Going over small obstacles… it seems ok to me with my wheel, I just need more training (I wish anyone with a schlumpf 26" fat in high gear and a 36" ungeared could tell me the difference)
Next year I can tell you a better review for my uni. However it seems not so bad for me
To stay balanced on the unicycle involves two particular kinds of balance. The first one is keeping our center of gravity over the axle (by shifting the balance of our upper body), the second is keeping the axle under our center or gravity (by pedaling/not-pedaling). If we are not that good at keeping ourselves balanced over the unicycle, we will will have to make a more significant correction with our pedaling. Short cranks are not so good at this. Short cranks only make things easier when the rider has great balance, otherwise the rider will wear themselves making sudden adjustments on the short cranks. 110mm cranks for muni is not going to work. You are going to need way more leverage than that. The 137mm cranks you have on your 26" are fine for general-purpose cruising around, but for muni, you should probably consider 150mm or larger cranks.
I would also avoid choosing a muni based on its hopping ability. As a beginner, once I learned to hop, it became my “go-to” technique for dealing with obstacles. Later on, I learned how to crash over obstacles while keeping hold of the unicycle, and the amount of hopping I did on a muni ride diminished almost to zero.
This thread is a variation on the “one unicycle for all purposes” theme. Wishful thinking. Start saving your money. Get a decent 20" for practicing skills, and keep your 26" for muni (maybe with 150mm cranks). Later on, if you still enjoy distance road riding, get a 36".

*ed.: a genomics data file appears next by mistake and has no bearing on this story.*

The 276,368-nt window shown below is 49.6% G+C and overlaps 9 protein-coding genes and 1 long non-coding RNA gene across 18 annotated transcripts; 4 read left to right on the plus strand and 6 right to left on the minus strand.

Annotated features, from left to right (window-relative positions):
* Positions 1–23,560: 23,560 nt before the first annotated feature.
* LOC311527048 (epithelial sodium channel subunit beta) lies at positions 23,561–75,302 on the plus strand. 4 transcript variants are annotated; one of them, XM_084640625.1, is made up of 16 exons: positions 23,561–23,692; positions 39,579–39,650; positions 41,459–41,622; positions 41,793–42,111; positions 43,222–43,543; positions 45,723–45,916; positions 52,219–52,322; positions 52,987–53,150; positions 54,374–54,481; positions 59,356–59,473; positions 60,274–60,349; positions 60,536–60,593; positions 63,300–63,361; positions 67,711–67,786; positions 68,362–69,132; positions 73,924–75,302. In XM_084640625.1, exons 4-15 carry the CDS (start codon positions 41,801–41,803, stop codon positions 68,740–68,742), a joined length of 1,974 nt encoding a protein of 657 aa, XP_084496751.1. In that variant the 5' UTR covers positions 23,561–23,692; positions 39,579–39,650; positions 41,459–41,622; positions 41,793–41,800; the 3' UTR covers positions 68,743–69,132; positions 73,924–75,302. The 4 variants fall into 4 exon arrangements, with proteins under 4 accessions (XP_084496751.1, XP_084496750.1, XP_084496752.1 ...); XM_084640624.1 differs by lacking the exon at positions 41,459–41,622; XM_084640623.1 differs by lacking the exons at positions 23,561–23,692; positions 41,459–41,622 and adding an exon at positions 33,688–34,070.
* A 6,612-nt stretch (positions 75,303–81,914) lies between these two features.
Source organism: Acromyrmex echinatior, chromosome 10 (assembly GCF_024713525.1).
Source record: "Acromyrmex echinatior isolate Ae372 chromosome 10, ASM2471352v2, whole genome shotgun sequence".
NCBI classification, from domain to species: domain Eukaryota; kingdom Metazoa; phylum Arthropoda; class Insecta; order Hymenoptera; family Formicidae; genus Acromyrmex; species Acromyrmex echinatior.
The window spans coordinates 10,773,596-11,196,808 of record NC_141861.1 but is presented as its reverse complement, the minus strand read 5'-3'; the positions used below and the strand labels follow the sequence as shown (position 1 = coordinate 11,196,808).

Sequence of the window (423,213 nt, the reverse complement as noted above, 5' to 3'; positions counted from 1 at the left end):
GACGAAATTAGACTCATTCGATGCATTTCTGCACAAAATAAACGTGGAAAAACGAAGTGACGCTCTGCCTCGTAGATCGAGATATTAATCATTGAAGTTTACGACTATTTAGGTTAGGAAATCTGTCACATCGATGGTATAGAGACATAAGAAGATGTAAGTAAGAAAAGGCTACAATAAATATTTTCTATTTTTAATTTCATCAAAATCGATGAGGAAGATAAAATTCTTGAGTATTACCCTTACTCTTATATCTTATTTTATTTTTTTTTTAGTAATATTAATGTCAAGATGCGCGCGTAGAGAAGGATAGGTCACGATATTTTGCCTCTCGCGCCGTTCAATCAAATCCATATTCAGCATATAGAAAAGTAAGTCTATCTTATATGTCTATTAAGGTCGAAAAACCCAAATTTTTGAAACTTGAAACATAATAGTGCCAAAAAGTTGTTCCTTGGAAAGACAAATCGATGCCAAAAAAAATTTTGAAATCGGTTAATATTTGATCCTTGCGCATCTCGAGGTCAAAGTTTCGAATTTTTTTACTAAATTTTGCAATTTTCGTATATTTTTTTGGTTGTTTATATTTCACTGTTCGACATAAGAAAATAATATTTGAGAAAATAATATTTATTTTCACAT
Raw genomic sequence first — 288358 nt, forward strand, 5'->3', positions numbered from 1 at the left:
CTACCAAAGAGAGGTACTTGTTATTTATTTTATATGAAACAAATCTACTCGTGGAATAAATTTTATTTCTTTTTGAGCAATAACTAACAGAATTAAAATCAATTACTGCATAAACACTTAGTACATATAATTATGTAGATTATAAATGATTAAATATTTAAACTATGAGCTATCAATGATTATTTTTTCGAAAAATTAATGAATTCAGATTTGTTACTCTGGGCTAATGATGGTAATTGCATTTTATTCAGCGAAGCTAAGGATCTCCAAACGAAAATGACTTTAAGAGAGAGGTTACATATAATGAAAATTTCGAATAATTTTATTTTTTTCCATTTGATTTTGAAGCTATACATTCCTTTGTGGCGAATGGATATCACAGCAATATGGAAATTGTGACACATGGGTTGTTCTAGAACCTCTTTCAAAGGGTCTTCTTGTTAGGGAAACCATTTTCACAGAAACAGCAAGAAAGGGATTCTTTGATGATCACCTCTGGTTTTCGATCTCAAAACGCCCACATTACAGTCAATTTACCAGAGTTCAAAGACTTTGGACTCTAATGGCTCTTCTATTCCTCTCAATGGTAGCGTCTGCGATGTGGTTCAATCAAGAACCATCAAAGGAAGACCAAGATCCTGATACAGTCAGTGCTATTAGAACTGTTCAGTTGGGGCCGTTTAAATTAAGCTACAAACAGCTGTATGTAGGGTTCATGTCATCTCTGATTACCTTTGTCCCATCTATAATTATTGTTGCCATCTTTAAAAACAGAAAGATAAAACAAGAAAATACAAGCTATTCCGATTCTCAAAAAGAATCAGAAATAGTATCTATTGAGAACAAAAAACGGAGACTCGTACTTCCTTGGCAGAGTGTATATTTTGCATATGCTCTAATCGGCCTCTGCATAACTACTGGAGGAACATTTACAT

On a 20-mile ride on my 29, with 110mm KH cranks, I averaged about 9 mph (15 kph) for the first half of the trip. After that, I took breaks here and there because I was riding with a group, but I still pushed myself a bit, and only stopped to hop when I got to red lights.
Anyway, the back of my right knee got very sore at the spot where my biceps femoris connects to my lower leg. Today, eight days later, it is still a tiny bit sore. I think I was pulling back slightly with my right foot to compensate for pedaling slightly too hard with my left, but I’m not sure. I don’t usually do long rides like this, though the previous week I had gone on a leisurely 10-mile cruise and did not experience any soreness at all. I have also done the same 20-mile ride in years past without any unusual soreness, though with slightly longer (125mm) cranks that had no Q-factor. I did raise my seat by one centimeter when I put the shorter cranks on, but could it be that it is still too low? Oh, I also do a lot of wheel walking, though much less since that long ride.